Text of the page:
Not a bad year for reading. To be honest I would have liked to have read more but, well, a whole bunch of things got in the way. Given the obstacles the year has presented I am proud of the short stories and poetry I have had published as well as proud of the draft of The Foreigner which I laboured over. And even given all of this, I still made time to read a nice range of literature which has nourished me in a variety of ways.
Trainspotting – Irvine Welsh
I saw the movie when I was about 17 years old and became an absolutely massive fan. Strange then that it took so long for me to get around to reading the source novel. Perhaps I was subconsciously put off by the book being written in a phonetic transcription of a thick Scottish brogue. I needn’t have, though – I slipped into understanding it effortlessly and from there I was right back in there with Renton, Sick Boy, Spud et al as if I was getting to know old mates all over again and watch afresh the eroding of their hopes and dreams through the variety of addictions (drugs, booze, violence) that the group indulge in to manage the brutal reality of simply living.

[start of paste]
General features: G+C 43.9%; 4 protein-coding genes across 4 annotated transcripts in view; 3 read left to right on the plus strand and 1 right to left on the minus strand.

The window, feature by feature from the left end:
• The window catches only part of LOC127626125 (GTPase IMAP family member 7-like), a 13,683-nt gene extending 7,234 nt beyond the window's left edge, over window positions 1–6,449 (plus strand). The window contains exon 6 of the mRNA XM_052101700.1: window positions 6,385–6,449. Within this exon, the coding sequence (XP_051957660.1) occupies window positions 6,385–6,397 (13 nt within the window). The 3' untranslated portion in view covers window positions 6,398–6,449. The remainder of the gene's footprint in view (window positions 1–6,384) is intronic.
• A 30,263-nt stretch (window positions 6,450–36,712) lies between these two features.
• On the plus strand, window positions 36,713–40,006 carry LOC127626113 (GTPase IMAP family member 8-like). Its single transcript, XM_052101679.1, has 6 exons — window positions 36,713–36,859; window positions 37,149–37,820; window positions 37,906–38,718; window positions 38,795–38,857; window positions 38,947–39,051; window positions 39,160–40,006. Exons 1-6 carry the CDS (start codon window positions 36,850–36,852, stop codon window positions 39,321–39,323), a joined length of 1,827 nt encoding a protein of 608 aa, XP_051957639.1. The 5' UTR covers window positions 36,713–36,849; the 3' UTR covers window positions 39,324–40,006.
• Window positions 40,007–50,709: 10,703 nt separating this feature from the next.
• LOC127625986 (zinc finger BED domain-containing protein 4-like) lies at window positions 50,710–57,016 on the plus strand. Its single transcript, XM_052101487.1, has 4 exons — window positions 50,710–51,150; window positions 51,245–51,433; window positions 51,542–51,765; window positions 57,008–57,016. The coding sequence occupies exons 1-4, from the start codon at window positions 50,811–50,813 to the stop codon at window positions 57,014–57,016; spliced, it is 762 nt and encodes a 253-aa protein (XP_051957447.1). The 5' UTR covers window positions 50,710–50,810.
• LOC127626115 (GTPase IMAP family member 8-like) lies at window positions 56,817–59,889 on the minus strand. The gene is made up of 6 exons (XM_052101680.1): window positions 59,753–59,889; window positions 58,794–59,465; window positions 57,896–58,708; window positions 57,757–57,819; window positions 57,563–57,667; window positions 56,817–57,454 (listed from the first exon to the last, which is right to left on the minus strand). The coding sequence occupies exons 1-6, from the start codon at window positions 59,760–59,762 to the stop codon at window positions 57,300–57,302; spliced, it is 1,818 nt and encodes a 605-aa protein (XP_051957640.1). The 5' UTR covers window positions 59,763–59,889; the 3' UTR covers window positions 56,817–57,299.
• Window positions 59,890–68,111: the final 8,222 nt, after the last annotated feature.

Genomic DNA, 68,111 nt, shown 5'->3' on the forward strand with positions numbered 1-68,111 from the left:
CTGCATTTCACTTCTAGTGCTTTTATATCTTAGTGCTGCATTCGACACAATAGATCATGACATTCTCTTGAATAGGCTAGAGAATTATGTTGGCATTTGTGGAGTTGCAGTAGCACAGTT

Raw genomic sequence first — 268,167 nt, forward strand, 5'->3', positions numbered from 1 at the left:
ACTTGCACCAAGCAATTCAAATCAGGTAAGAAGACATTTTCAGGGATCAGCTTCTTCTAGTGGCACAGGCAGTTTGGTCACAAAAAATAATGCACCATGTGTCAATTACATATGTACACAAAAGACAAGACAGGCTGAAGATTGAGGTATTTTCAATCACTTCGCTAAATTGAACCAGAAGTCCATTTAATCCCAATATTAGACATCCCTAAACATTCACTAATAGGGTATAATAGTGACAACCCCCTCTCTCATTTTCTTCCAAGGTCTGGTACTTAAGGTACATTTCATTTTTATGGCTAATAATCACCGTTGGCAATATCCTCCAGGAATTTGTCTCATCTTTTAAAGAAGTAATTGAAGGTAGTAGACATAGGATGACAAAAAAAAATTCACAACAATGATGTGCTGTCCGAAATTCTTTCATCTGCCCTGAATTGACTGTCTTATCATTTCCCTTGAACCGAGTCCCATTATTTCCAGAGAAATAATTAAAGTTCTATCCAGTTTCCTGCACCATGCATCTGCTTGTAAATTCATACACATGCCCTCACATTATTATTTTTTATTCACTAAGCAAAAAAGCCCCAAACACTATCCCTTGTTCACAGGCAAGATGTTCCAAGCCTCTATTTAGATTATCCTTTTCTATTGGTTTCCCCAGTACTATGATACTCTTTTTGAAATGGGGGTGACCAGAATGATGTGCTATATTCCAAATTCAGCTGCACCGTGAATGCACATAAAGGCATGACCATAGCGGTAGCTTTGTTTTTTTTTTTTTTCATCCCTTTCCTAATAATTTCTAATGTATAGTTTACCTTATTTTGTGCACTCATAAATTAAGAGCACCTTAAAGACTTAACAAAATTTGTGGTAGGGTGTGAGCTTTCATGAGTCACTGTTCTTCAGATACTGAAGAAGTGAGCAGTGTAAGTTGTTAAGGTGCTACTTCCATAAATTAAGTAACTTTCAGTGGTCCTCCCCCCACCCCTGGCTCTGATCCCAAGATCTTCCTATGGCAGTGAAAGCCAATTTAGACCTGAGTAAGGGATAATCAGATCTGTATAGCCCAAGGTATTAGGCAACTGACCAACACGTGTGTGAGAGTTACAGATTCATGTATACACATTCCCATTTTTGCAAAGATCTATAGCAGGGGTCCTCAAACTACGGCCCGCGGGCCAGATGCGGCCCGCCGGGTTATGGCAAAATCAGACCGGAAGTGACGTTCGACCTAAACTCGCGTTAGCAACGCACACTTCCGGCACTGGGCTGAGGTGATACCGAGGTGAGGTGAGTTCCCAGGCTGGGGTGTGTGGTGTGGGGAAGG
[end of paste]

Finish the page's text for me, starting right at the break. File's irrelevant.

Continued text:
The book was Welsh’s first and the origins of it in short fiction became evident as I worked my way through it. And this is probably the books greatest strength and also its weakness: strength in that we see our favourite characters fleshed out through the vignettes, but a weakness in that as the book progresses (and the fact that there are more characters in the book than the film) the vibrant panoramic scope of the first part of the book becomes merely fragmented and bitty at the end.
It’s a great book. But I prefer the movie on this one.